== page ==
Developing an Exit Strategy
If you've been at all successful in your business, you've most likely put tremendous amounts of time, energy and plain old hard work into it. It's probably one of your proudest achievements.
However, at some point you're going to have to think about a subject that may seem completely foreign to you: What's the best way to untangle yourself from the company that you've spent so much time putting together?
You may already be thinking in this direction for a number of reasons--some good, some bad. Perhaps you're looking forward to retiring in a more agreeable climate, you've gotten a purchase offer you want to consider, or your business has done so well that you want to pass it on to your children. Perhaps you hope to "die in the saddle," but you want the business to continue beyond your lifetime, and you don't want the IRS to confiscate your hard-earned gains through estate taxes.
On the other hand, perhaps your business isn't doing as well as you hoped, or it's doing well but you're getting tired of all the time and energy it requires. Other reasons for getting out might include the death of a partner or co-owner, divorce, your realization that the competition is winning out, pressure from family members or employees who think you ought to retire, or your own health.
Don't wait until one of these events hits you over the head--start thinking about your exit strategy now, whether it will be by selling the business or planning for your succession.
Selling the business. In a perfect world, you'd sell your business when the national economy was humming along toward a peak in the business cycle, when your industry was "hot" among investors, and when your particular business was having a banner year.
However, your decision to sell out will probably have much more to do with your personal circumstances than with what's happening on Wall Street. The point we're making is that, everything else being equal, you should aim to sell when things are good, rather than not-so-good or downright ugly.
Regardless of the state of the economy or your industry, there are a number of things you can do to shape up your business to make it more attractive to purchasers. However, this process is likely to take a year or more.
On average, once your business is on the market, it will take another year to find a buyer and complete the deal. If you are planning to sell to family members or key employees, many of the more creative tax-planning methods can take three to five years to put into place.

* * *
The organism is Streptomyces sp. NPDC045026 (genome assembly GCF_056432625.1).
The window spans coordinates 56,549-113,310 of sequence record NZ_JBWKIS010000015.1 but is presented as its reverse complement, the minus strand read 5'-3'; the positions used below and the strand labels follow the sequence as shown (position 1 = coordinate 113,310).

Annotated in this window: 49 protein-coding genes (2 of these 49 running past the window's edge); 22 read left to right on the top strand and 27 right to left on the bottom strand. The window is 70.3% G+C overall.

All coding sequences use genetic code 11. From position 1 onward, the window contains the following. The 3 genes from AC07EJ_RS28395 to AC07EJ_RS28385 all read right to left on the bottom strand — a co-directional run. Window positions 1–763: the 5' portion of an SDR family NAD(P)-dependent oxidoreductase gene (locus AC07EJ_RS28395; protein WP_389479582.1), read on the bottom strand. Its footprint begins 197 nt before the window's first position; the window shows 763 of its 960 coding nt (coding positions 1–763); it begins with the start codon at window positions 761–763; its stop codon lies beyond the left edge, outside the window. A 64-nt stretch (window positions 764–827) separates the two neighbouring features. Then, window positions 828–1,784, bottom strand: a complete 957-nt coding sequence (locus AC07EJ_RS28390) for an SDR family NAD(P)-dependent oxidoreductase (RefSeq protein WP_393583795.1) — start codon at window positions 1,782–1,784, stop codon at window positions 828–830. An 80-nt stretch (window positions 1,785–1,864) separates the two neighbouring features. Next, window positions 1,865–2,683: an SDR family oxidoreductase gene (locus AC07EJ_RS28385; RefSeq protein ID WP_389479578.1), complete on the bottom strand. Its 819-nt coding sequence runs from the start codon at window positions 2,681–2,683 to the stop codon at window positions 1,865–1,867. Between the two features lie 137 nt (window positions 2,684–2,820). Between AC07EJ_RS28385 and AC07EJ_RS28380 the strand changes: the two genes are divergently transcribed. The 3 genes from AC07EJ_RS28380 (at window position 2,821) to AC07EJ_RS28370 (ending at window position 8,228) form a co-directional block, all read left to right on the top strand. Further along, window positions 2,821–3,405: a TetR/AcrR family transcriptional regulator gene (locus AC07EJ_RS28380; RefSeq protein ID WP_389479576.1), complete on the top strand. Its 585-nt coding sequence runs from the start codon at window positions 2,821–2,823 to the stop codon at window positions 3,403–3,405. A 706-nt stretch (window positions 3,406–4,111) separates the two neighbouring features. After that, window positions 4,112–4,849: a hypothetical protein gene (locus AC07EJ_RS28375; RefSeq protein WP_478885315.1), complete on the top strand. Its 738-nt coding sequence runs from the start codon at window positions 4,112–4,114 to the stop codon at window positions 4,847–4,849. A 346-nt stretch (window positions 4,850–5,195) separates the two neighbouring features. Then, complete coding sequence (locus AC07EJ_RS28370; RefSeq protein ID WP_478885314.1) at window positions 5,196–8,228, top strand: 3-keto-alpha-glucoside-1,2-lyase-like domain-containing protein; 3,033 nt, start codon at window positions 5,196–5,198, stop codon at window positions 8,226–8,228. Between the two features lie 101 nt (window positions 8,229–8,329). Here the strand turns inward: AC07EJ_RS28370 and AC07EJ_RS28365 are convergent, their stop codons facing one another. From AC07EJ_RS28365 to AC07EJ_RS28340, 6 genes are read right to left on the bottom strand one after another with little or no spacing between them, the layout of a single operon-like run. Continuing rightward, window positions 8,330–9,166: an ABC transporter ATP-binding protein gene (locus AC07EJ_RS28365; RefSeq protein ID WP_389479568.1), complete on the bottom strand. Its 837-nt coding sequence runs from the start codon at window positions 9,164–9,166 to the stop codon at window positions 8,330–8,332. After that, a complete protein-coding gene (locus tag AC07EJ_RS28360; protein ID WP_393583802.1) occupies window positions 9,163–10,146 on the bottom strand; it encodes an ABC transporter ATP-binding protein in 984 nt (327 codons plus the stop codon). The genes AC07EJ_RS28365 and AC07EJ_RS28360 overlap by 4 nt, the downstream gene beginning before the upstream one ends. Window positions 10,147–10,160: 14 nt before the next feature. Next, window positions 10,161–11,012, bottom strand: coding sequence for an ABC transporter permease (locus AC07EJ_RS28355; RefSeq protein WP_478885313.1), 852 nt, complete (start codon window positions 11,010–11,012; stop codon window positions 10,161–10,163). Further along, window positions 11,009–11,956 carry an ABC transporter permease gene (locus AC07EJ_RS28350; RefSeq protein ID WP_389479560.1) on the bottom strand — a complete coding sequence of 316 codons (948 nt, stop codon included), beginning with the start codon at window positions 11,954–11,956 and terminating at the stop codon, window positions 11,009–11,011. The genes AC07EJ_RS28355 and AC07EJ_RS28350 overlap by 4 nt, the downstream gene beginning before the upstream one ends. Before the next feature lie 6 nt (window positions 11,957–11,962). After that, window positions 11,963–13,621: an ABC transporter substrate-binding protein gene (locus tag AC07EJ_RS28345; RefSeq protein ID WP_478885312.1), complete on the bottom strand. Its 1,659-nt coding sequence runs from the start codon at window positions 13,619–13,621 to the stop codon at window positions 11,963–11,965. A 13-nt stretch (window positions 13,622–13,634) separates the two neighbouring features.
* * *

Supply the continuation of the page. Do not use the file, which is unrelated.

To develop an exit strategy, you'll need to give some thought to the following:
- Initial issues: How should you time your decision and who should you choose to help you?
- Valuation of the business: How does the market put a price on a small business, and what can you do to maximize your own business's value?
- Finding a buyer: What do you need to know about working with a business broker, creating a selling memorandum, and other marketing concerns?
- Structuring the deal: What are your options as to terms?
- Financing the deal: What should you know about seller financing and third-party financing through leveraged buyouts?
- Completing the deal: What are the typical steps you can expect to go through in the sales process?
- After the sale: What will your new, unencumbered life be like.
Planning for succession. When a small business is a key component of family wealth, the owner usually has a strong desire to perpetuate it in one form or another. But perpetuating the business through an orderly succession to family members or other insiders is the ultimate management challenge.
Any transition must preserve the continuity of leadership, and it is most important that the succession of ownership and management be perceived as a process rather than an event. Much as some successors might hope otherwise, it's not a matter of deciding to retire at 4:00 p.m. next Tuesday at which time Junior will take the reins or your partner, Charlie, will become the boss, while you'll fade into oblivion (or more likely onto the 1st tee).
Succession is a process requiring planning, teamwork and constant re-evaluation. So infrequently is it done successfully that barely 30 percent of family businesses survive into the second generation and fewer than 15 percent of them endure into the third. If the business of succession is not done by process (through planning), it will be done by crisis (a failure to plan), with perhaps disastrous results.
A typical succession plan has two elements, which should be considered separately:
- The transfer of power, whereby control over the business's operation is transferred to those best suited to exercising it
- The transfer of assets, whereby the wealth concentrated in the business is transferred to designated family members, who may be a different or larger group than the person or persons who will be assuming power.